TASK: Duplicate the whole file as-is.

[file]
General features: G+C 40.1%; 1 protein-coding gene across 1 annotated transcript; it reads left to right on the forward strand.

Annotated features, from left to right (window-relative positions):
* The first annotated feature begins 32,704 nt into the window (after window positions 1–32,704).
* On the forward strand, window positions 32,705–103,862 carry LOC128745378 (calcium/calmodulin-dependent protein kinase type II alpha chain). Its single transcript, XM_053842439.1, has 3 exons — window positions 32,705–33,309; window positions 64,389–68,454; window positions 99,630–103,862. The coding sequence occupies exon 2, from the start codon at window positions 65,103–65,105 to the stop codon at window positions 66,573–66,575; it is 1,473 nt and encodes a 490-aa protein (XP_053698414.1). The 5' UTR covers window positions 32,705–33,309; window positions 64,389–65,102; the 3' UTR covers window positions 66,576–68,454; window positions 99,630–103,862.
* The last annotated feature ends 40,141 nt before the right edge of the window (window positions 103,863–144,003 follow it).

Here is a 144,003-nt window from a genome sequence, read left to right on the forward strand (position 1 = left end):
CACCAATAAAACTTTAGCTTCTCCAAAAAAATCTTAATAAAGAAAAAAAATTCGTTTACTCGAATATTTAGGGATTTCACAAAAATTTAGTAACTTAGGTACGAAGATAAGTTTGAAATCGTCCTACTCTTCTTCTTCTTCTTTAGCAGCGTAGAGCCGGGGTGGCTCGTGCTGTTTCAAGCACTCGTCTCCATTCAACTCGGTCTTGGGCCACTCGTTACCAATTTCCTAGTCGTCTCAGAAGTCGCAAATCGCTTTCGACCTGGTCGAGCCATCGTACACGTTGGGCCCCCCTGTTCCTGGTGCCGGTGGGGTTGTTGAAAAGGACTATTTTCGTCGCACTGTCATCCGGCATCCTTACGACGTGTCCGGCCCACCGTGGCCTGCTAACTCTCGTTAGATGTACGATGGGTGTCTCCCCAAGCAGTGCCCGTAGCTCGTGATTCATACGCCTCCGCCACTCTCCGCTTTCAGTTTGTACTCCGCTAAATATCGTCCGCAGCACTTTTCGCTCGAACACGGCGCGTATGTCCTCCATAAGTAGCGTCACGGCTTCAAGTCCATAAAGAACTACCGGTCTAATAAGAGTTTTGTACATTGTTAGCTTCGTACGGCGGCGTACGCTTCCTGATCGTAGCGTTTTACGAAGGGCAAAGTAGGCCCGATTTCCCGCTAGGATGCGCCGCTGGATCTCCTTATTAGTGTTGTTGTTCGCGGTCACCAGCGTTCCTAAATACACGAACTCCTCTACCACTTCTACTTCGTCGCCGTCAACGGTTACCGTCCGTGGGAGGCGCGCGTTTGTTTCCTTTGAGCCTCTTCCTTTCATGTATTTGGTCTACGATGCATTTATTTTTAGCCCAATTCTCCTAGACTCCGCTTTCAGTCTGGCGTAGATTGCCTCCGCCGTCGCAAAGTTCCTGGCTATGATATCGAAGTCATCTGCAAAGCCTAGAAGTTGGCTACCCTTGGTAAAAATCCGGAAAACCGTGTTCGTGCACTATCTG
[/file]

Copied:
General features: G+C 40.1%; 1 protein-coding gene across 1 annotated transcript; it reads left to right on the forward strand.

Annotated features, from left to right (window-relative positions):
* The first annotated feature begins 32,704 nt into the window (after window positions 1–32,704).
* On the forward strand, window positions 32,705–103,862 carry LOC128745378 (calcium/calmodulin-dependent protein kinase type II alpha chain). Its single transcript, XM_053842439.1, has 3 exons — window positions 32,705–33,309; window positions 64,389–68,454; window positions 99,630–103,862. The coding sequence occupies exon 2, from the start codon at window positions 65,103–65,105 to the stop codon at window positions 66,573–66,575; it is 1,473 nt and encodes a 490-aa protein (XP_053698414.1). The 5' UTR covers window positions 32,705–33,309; window positions 64,389–65,102; the 3' UTR covers window positions 66,576–68,454; window positions 99,630–103,862.
* The last annotated feature ends 40,141 nt before the right edge of the window (window positions 103,863–144,003 follow it).

Here is a 144,003-nt window from a genome sequence, read left to right on the forward strand (position 1 = left end):
CACCAATAAAACTTTAGCTTCTCCAAAAAAATCTTAATAAAGAAAAAAAATTCGTTTACTCGAATATTTAGGGATTTCACAAAAATTTAGTAACTTAGGTACGAAGATAAGTTTGAAATCGTCCTACTCTTCTTCTTCTTCTTTAGCAGCGTAGAGCCGGGGTGGCTCGTGCTGTTTCAAGCACTCGTCTCCATTCAACTCGGTCTTGGGCCACTCGTTACCAATTTCCTAGTCGTCTCAGAAGTCGCAAATCGCTTTCGACCTGGTCGAGCCATCGTACACGTTGGGCCCCCCTGTTCCTGGTGCCGGTGGGGTTGTTGAAAAGGACTATTTTCGTCGCACTGTCATCCGGCATCCTTACGACGTGTCCGGCCCACCGTGGCCTGCTAACTCTCGTTAGATGTACGATGGGTGTCTCCCCAAGCAGTGCCCGTAGCTCGTGATTCATACGCCTCCGCCACTCTCCGCTTTCAGTTTGTACTCCGCTAAATATCGTCCGCAGCACTTTTCGCTCGAACACGGCGCGTATGTCCTCCATAAGTAGCGTCACGGCTTCAAGTCCATAAAGAACTACCGGTCTAATAAGAGTTTTGTACATTGTTAGCTTCGTACGGCGGCGTACGCTTCCTGATCGTAGCGTTTTACGAAGGGCAAAGTAGGCCCGATTTCCCGCTAGGATGCGCCGCTGGATCTCCTTATTAGTGTTGTTGTTCGCGGTCACCAGCGTTCCTAAATACACGAACTCCTCTACCACTTCTACTTCGTCGCCGTCAACGGTTACCGTCCGTGGGAGGCGCGCGTTTGTTTCCTTTGAGCCTCTTCCTTTCATGTATTTGGTCTACGATGCATTTATTTTTAGCCCAATTCTCCTAGACTCCGCTTTCAGTCTGGCGTAGATTGCCTCCGCCGTCGCAAAGTTCCTGGCTATGATATCGAAGTCATCTGCAAAGCCTAGAAGTTGGCTACCCTTGGTAAAAATCCGGAAAACCGTGTTCGTGCACTATCTG